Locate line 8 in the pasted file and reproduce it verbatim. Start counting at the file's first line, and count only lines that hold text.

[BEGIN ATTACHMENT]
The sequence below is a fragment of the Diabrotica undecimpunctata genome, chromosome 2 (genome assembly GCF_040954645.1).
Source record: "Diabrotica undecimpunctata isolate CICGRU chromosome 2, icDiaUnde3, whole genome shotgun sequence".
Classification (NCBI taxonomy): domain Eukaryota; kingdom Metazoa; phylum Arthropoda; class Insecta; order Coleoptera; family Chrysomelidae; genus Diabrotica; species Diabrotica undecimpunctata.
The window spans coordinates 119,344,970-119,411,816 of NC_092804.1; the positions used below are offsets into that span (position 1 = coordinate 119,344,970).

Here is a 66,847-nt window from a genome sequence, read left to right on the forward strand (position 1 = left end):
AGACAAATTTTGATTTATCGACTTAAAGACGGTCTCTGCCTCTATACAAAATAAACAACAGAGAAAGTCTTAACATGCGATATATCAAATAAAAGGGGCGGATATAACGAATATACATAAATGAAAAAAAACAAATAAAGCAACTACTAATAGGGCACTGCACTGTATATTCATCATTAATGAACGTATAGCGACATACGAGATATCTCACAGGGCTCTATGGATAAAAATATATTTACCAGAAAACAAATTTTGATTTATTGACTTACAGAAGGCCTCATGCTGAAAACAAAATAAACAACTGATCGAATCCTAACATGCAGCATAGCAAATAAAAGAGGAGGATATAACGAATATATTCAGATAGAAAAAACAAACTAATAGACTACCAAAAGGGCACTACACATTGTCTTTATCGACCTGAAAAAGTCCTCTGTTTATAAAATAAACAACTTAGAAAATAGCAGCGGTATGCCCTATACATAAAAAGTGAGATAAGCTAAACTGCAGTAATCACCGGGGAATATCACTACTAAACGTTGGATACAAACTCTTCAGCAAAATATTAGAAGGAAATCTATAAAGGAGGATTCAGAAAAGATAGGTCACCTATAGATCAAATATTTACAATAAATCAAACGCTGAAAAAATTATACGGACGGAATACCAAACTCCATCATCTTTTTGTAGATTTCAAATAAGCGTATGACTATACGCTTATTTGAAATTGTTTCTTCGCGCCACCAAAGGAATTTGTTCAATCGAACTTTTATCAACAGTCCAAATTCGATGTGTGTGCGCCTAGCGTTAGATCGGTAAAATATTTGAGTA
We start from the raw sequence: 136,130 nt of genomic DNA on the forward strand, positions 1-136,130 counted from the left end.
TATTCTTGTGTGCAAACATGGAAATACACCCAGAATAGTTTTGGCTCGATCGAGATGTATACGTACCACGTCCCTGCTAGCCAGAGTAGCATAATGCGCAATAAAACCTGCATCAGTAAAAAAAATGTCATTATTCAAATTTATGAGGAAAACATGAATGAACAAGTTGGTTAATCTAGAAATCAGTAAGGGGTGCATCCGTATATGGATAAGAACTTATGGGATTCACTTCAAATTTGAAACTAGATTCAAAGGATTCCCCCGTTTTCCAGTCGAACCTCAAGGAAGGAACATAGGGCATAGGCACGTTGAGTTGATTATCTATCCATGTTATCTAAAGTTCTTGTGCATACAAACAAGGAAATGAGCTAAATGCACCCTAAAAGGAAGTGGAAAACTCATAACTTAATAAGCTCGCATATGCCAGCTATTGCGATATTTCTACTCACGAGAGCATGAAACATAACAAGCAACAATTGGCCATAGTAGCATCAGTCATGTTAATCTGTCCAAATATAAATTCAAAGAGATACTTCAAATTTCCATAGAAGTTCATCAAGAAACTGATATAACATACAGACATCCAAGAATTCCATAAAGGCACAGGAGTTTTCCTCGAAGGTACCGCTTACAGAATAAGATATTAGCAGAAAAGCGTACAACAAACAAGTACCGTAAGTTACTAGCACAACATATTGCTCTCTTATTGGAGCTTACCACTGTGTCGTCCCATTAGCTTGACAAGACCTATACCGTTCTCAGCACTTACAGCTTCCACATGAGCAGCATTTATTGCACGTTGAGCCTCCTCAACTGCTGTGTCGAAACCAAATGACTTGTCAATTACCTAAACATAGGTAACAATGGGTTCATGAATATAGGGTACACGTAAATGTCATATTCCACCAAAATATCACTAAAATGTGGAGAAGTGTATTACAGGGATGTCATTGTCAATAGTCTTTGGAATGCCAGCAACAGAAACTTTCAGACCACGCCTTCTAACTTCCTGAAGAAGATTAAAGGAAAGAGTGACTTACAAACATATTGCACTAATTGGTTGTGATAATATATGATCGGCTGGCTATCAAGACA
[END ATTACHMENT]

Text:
TATTCTTGTGTGCAAACATGGAAATACACCCAGAATAGTTTTGGCTCGATCGAGATGTATACGTACCACGTCCCTGCTAGCCAGAGTAGCATAATGCGCAATAAAACCTGCATCAGTAAAAAAAATGTCATTATTCAAATTTATGAGGAAAACATGAATGAACAAGTTGGTTAATCTAGAAATCAGTAAGGGGTGCATCCGTATATGGATAAGAACTTATGGGATTCACTTCAAATTTGAAACTAGATTCAAAGGATTCCCCCGTTTTCCAGTCGAACCTCAAGGAAGGAACATAGGGCATAGGCACGTTGAGTTGATTATCTATCCATGTTATCTAAAGTTCTTGTGCATACAAACAAGGAAATGAGCTAAATGCACCCTAAAAGGAAGTGGAAAACTCATAACTTAATAAGCTCGCATATGCCAGCTATTGCGATATTTCTACTCACGAGAGCATGAAACATAACAAGCAACAATTGGCCATAGTAGCATCAGTCATGTTAATCTGTCCAAATATAAATTCAAAGAGATACTTCAAATTTCCATAGAAGTTCATCAAGAAACTGATATAACATACAGACATCCAAGAATTCCATAAAGGCACAGGAGTTTTCCTCGAAGGTACCGCTTACAGAATAAGATATTAGCAGAAAAGCGTACAACAAACAAGTACCGTAAGTTACTAGCACAACATATTGCTCTCTTATTGGAGCTTACCACTGTGTCGTCCCATTAGCTTGACAAGACCTATACCGTTCTCAGCACTTACAGCTTCCACATGAGCAGCATTTATTGCACGTTGAGCCTCCTCAACTGCTGTGTCGAAACCAAATGACTTGTCAATTACCTAAACATAGGTAACAATGGGTTCATGAATATAGGGTACACGTAAATGTCATATTCCACCAAAATATCACTAAAATGTGGAGAAGTGTATTACAGGGATGTCATTGTCAATAGTCTTTGGAATGCCAGCAACAGAAACTTTCAGACCACGCCTTCTAACTTCCTGAAGAAGATTAAAGGAAAGAGTGACTTACAAACATATTGCACTAATTGGTTGTGATAATATATGATCGGCTGGCTATCAAGACA